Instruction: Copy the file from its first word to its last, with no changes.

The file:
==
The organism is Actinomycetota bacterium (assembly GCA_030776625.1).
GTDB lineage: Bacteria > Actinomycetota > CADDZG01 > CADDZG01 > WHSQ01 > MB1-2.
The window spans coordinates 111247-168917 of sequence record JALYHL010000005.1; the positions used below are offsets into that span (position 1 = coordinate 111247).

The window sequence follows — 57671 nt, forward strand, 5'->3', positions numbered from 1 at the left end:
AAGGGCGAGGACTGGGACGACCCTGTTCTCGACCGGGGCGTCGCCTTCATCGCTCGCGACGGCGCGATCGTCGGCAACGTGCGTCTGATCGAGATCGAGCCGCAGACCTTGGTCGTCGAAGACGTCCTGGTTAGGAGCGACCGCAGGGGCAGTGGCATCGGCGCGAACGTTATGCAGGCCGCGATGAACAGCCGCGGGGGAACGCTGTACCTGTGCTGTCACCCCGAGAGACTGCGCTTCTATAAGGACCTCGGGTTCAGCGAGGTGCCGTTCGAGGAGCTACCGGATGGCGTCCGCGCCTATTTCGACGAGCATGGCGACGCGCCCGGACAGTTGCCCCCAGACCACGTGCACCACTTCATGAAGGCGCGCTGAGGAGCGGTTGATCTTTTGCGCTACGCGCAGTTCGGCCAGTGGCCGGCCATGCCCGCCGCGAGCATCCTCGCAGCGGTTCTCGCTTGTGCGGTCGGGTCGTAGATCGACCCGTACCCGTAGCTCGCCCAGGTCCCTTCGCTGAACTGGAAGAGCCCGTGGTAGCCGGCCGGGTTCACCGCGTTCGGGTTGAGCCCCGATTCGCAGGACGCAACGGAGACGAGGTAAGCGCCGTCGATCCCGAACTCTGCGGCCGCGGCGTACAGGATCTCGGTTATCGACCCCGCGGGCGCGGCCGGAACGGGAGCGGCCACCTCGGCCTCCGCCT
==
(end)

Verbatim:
The organism is Actinomycetota bacterium (assembly GCA_030776625.1).
GTDB lineage: Bacteria > Actinomycetota > CADDZG01 > CADDZG01 > WHSQ01 > MB1-2.
The window spans coordinates 111247-168917 of sequence record JALYHL010000005.1; the positions used below are offsets into that span (position 1 = coordinate 111247).

The window sequence follows — 57671 nt, forward strand, 5'->3', positions numbered from 1 at the left end:
AAGGGCGAGGACTGGGACGACCCTGTTCTCGACCGGGGCGTCGCCTTCATCGCTCGCGACGGCGCGATCGTCGGCAACGTGCGTCTGATCGAGATCGAGCCGCAGACCTTGGTCGTCGAAGACGTCCTGGTTAGGAGCGACCGCAGGGGCAGTGGCATCGGCGCGAACGTTATGCAGGCCGCGATGAACAGCCGCGGGGGAACGCTGTACCTGTGCTGTCACCCCGAGAGACTGCGCTTCTATAAGGACCTCGGGTTCAGCGAGGTGCCGTTCGAGGAGCTACCGGATGGCGTCCGCGCCTATTTCGACGAGCATGGCGACGCGCCCGGACAGTTGCCCCCAGACCACGTGCACCACTTCATGAAGGCGCGCTGAGGAGCGGTTGATCTTTTGCGCTACGCGCAGTTCGGCCAGTGGCCGGCCATGCCCGCCGCGAGCATCCTCGCAGCGGTTCTCGCTTGTGCGGTCGGGTCGTAGATCGACCCGTACCCGTAGCTCGCCCAGGTCCCTTCGCTGAACTGGAAGAGCCCGTGGTAGCCGGCCGGGTTCACCGCGTTCGGGTTGAGCCCCGATTCGCAGGACGCAACGGAGACGAGGTAAGCGCCGTCGATCCCGAACTCTGCGGCCGCGGCGTACAGGATCTCGGTTATCGACCCCGCGGGCGCGGCCGGAACGGGAGCGGCCACCTCGGCCTCCGCCT